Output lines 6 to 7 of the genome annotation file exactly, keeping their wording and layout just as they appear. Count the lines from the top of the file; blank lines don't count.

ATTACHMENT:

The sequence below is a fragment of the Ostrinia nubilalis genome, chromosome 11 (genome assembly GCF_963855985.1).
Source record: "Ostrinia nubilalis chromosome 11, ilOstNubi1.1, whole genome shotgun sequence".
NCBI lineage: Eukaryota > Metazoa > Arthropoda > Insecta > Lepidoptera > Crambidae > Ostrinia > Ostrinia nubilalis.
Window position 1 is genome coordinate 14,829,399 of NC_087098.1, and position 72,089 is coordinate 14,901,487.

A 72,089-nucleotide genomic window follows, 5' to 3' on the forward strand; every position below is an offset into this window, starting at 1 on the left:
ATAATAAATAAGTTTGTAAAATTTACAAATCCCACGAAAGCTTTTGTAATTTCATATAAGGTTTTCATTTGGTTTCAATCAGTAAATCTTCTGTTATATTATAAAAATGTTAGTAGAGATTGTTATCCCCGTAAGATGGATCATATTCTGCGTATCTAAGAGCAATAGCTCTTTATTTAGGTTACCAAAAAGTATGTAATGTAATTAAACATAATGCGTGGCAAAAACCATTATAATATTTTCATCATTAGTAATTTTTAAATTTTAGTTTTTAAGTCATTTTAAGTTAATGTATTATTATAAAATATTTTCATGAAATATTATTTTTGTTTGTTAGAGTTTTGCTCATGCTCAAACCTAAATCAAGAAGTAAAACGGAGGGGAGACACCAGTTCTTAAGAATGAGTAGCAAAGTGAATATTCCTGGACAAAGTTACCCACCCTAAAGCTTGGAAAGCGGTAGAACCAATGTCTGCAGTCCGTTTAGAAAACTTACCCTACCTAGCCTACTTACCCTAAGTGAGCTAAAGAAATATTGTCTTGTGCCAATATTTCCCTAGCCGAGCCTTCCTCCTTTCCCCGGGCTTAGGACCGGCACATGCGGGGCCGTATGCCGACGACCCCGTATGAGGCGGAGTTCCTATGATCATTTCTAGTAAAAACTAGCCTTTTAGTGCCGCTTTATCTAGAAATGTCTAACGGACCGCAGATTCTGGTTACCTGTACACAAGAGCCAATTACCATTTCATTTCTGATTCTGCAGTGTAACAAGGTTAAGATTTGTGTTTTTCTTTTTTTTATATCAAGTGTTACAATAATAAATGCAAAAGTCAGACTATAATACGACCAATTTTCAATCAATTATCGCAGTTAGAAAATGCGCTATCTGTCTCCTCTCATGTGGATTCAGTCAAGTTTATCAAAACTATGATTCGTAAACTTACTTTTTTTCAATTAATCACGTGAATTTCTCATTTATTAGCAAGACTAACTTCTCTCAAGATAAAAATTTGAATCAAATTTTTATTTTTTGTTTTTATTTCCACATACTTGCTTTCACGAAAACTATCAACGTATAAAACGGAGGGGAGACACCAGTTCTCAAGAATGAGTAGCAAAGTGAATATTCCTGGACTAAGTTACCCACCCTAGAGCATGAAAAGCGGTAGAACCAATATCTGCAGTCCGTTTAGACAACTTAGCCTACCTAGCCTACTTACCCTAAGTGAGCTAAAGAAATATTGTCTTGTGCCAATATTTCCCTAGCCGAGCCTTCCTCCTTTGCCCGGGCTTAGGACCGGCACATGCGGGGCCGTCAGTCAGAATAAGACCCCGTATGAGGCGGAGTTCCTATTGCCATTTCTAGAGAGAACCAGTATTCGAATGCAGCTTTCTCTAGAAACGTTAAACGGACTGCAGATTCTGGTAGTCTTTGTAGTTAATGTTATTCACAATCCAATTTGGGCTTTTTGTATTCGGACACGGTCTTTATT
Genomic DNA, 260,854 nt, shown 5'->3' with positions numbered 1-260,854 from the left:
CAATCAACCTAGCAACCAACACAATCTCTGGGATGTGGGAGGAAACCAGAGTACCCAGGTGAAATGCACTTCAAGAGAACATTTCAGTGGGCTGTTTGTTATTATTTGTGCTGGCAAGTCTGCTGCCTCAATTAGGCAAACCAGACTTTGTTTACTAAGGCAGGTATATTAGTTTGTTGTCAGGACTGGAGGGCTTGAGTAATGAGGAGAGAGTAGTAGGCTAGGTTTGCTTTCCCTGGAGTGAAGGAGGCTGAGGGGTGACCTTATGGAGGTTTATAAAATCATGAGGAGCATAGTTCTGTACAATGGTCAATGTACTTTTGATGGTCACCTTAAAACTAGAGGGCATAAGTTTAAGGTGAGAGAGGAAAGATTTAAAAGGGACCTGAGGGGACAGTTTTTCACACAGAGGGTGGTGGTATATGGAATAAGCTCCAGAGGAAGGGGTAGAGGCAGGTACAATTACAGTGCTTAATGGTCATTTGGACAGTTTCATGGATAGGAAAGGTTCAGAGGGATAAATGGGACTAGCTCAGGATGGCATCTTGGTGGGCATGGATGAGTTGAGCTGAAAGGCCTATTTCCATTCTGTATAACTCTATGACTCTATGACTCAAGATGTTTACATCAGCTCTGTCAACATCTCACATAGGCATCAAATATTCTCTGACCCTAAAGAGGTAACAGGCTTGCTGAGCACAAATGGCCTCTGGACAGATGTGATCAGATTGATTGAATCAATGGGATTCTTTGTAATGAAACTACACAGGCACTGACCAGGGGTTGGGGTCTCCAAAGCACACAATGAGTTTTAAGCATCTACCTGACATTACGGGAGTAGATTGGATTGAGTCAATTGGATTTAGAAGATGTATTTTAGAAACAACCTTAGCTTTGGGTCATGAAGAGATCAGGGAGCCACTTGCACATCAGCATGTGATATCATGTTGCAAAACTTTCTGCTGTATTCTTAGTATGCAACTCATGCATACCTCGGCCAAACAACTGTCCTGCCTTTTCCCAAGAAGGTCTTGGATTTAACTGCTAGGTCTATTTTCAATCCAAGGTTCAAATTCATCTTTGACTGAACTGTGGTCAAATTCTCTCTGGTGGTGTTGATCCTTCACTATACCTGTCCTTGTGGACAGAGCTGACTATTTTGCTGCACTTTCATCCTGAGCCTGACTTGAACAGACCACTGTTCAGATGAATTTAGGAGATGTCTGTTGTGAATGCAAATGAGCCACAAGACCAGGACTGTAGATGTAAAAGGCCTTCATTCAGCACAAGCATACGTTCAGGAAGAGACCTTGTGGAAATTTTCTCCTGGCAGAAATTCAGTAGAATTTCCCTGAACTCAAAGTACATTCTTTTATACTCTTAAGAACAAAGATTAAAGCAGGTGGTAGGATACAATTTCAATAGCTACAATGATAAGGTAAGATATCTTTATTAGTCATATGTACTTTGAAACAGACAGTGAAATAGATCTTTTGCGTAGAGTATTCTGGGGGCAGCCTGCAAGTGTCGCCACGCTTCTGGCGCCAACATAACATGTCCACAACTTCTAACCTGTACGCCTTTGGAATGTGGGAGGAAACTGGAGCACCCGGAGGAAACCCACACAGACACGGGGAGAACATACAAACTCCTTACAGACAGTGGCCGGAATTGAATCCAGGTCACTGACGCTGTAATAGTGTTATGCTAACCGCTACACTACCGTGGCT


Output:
ATAATAAATAAGTTTGTAAAATTTACAAATCCCACGAAAGCTTTTGTAATTTCATATAAGGTTTTCATTTGGTTTCAATCAGTAAATCTTCTGTTATATTATAAAAATGTTAGTAGAGATTGTTATCCCCGTAAGATGGATCATATTCTGCGTATCTAAGAGCAATAGCTCTTTATTTAGGTTACCAAAAAGTATGTAATGTAATTAAACATAATGCGTGGCAAAAACCATTATAATATTTTCATCATTAGTAATTTTTAAATTTTAGTTTTTAAGTCATTTTAAGTTAATGTATTATTATAAAATATTTTCATGAAATATTATTTTTGTTTGTTAGAGTTTTGCTCATGCTCAAACCTAAATCAAGAAGTAAAACGGAGGGGAGACACCAGTTCTTAAGAATGAGTAGCAAAGTGAATATTCCTGGACAAAGTTACCCACCCTAAAGCTTGGAAAGCGGTAGAACCAATGTCTGCAGTCCGTTTAGAAAACTTACCCTACCTAGCCTACTTACCCTAAGTGAGCTAAAGAAATATTGTCTTGTGCCAATATTTCCCTAGCCGAGCCTTCCTCCTTTCCCCGGGCTTAGGACCGGCACATGCGGGGCCGTATGCCGACGACCCCGTATGAGGCGGAGTTCCTATGATCATTTCTAGTAAAAACTAGCCTTTTAGTGCCGCTTTATCTAGAAATGTCTAACGGACCGCAGATTCTGGTTACCTGTACACAAGAGCCAATTACCATTTCATTTCTGATTCTGCAGTGTAACAAGGTTAAGATTTGTGTTTTTCTTTTTTTTATATCAAGTGTTACAATAATAAATGCAAAAGTCAGACTATAATACGACCAATTTTCAATCAATTATCGCAGTTAGAAAATGCGCTATCTGTCTCCTCTCATGTGGATTCAGTCAAGTTTATCAAAACTATGATTCGTAAACTTACTTTTTTTCAATTAATCACGTGAATTTCTCATTTATTAGCAAGACTAACTTCTCTCAAGATAAAAATTTGAATCAAATTTTTATTTTTTGTTTTTATTTCCACATACTTGCTTTCACGAAAACTATCAACGTATAAAACGGAGGGGAGACACCAGTTCTCAAGAATGAGTAGCAAAGTGAATATTCCTGGACTAAGTTACCCACCCTAGAGCATGAAAAGCGGTAGAACCAATATCTGCAGTCCGTTTAGACAACTTAGCCTACCTAGCCTACTTACCCTAAGTGAGCTAAAGAAATATTGTCTTGTGCCAATATTTCCCTAGCCGAGCCTTCCTCCTTTGCCCGGGCTTAGGACCGGCACATGCGGGGCCGTCAGTCAGAATAAGACCCCGTATGAGGCGGAGTTCCTATTGCCATTTCTAGAGAGAACCAGTATTCGAATGCAGCTTTCTCTAGAAACGTTAAACGGACTGCAGATTCTGGTAGTCTTTGTAGTTAATGTTATTCACAATCCAATTTGGGCTTTTTGTATTCGGACACGGTCTTTATT
Genomic DNA, 260,854 nt, shown 5'->3' with positions numbered 1-260,854 from the left: